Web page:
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EPA, CARB AND U.S. VEHICLE MANUFACTURERS SIGN PACT

 EPA, CARB AND U.S. VEHICLE MANUFACTURERS SIGN PACT
 DETROIT, Oct. 14 /PRNewswire/ -- Federal and state regulators will


sign a landmark multi-year research agreement with domestic vehicle manufacturers tomorrow to help develop technology to monitor and enforce future emissions standards.
 Research scientists from Chrysler, Ford, General Motors, Navistar, the U.S. Environmental Protection Agency (EPA) and the California Environmental Protection Agency's Air Resources Board (CARB) will work together under the unique agreement to develop new technology to identify evaporative emissions and hard-to-detect low-level exhaust emissions from cars and trucks. The signing will take place at a National Technology Initiative luncheon in Santa Clara, Calif.
 The research effort will focus on methods for detecting the low- level emission of non-methane organic gas, carbon monoxide and oxides of nitrogen -- all slated for future regulatory action.
 The detection of specific hydrocarbons and oxygenates emitted from conventional and alternative-fuel vehicles also will be studied. In addition, the cooperative research and development agreement (CRADA) seeks to improve and standardize state and federal tests for evaporative emissions.
 Early phases of the program will be devoted to the study of existing and potential emissions test equipment and technology. Field and laboratory testing will get under way next year. The project is expected to run for about five years.
 Industry participants in the project will work under the auspices of the United States Council for Automotive Research (USCAR) and USCAR's Environmental Research Consortium (ERC). The ERC is one of nine joint research initiatives organized under the USCAR banner. Formed in 1991, the ERC's mission is to advance the understanding of both stationary and vehicular emissions as a major step toward improving the environment.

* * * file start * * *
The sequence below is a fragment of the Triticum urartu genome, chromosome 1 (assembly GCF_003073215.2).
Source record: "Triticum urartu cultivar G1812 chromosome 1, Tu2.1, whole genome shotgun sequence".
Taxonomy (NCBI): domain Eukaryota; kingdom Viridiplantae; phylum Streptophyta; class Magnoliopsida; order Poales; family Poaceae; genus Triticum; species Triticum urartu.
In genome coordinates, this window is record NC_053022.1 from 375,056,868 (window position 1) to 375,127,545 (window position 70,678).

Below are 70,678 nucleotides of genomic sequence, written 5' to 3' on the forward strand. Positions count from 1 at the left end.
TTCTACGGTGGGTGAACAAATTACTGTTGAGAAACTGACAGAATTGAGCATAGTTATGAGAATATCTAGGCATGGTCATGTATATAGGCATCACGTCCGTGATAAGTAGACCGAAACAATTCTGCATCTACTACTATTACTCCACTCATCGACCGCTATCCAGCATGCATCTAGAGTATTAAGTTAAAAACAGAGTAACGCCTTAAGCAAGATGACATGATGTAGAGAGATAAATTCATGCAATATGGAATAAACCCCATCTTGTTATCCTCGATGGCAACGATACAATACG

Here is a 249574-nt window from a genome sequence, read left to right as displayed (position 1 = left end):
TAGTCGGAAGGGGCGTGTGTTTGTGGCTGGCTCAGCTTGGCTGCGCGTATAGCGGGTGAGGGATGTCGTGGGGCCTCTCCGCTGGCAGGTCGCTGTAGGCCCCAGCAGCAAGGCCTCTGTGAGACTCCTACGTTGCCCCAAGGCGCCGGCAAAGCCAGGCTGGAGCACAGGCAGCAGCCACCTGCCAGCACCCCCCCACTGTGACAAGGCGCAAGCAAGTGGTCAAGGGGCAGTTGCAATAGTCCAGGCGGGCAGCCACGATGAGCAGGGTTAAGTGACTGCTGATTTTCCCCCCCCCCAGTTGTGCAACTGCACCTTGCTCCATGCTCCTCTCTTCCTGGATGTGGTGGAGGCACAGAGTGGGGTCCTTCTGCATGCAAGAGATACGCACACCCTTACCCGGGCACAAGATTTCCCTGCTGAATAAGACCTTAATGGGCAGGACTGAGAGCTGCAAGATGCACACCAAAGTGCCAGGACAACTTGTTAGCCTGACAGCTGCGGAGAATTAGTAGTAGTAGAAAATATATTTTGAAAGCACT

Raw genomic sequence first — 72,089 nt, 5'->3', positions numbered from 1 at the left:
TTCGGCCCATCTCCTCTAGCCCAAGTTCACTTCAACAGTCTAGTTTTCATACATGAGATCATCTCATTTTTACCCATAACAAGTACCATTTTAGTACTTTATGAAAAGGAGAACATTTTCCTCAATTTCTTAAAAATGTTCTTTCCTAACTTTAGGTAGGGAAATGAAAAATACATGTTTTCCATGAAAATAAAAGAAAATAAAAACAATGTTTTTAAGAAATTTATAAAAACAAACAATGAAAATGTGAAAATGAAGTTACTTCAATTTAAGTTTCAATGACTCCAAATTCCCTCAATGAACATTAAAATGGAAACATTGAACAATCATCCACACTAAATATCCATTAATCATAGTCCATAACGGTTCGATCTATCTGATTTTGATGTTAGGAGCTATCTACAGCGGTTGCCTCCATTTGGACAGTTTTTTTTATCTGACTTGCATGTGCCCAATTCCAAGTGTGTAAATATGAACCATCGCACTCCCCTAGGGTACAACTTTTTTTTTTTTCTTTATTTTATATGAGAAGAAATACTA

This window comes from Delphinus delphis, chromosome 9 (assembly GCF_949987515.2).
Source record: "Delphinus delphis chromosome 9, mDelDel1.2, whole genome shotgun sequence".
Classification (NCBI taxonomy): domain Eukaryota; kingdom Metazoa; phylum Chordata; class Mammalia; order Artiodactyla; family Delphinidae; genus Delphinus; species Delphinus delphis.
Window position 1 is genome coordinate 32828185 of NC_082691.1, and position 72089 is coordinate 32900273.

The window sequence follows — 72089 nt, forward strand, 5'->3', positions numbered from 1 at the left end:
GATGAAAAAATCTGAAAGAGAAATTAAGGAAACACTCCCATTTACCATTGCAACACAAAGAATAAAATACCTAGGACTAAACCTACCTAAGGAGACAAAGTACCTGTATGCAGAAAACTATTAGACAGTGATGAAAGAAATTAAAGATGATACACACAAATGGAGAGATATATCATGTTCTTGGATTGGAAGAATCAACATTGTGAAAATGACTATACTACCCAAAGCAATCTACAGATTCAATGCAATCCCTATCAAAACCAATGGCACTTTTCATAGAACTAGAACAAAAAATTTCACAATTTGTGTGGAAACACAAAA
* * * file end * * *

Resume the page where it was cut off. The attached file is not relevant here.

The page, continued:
USCAR's Executive Director Don Walkowicz said this is the first cooperative research agreement between the EPA, CARB and the nation's major domestic vehicle manufactures, noting that "this new pact provides further evidence of the growing spirit of cooperation that has developed between government and the private sector."
 Dr. Wayne France, chairman of the ERC and head of GM's Environmental Science Department, said the program will provide auto makers and regulatory agencies at both state and federal levels with technology needed to help measure and further reduce vehicle emissions.
 "The project also will help us reach a consensus on the best types of equipment and test procedures required to meet future emissions standards," Dr. France said. "Because of the large number of domestic manufacturers, automotive suppliers and government agencies involved in the effort to remove car-and-truck emissions from the nation's pollution equation, it's important that we all work together to standardize test equipment and diagnostic procedures."
 In addition to Dr. France, participants at signing ceremonies in Santa Clara on Thursday will include James McCandless, Navistar's vice president for engine-division engineering; William K. Reilly, EPA administrator; and James M. Strock, California secretary for environmental protection.
 "This research is more than an academic exercise, it is of great practical significance to Californians," Strock said. "As California's high air standards require new cars to be almost entirely pollution-free in this decade, innovations will come on line, demonstrating again that environmental protection and economic progress go hand in hand."
 -0- 10/14/92
 /CONTACT: Larry Weis of USCAR, 313-248-4298; Lauren Milone-Mical of EPA, 202-260-4358; Bill Sessa of CARB, 916-322-2990; Beryl Goldsweig of Ford, 313-337-2456; Mary Roznowski of GM, 313-986-5717; Deborah Spak of Navistar, 312-836-3232; or Jason Vines of Chrysler, 313-956-5346/ CO: United States Council for Automotive Research ST: Michigan, California IN: AUT SU:


ML -- DE004 -- 9898 10/14/92 13:05 EDT
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Date:Oct 14, 1992
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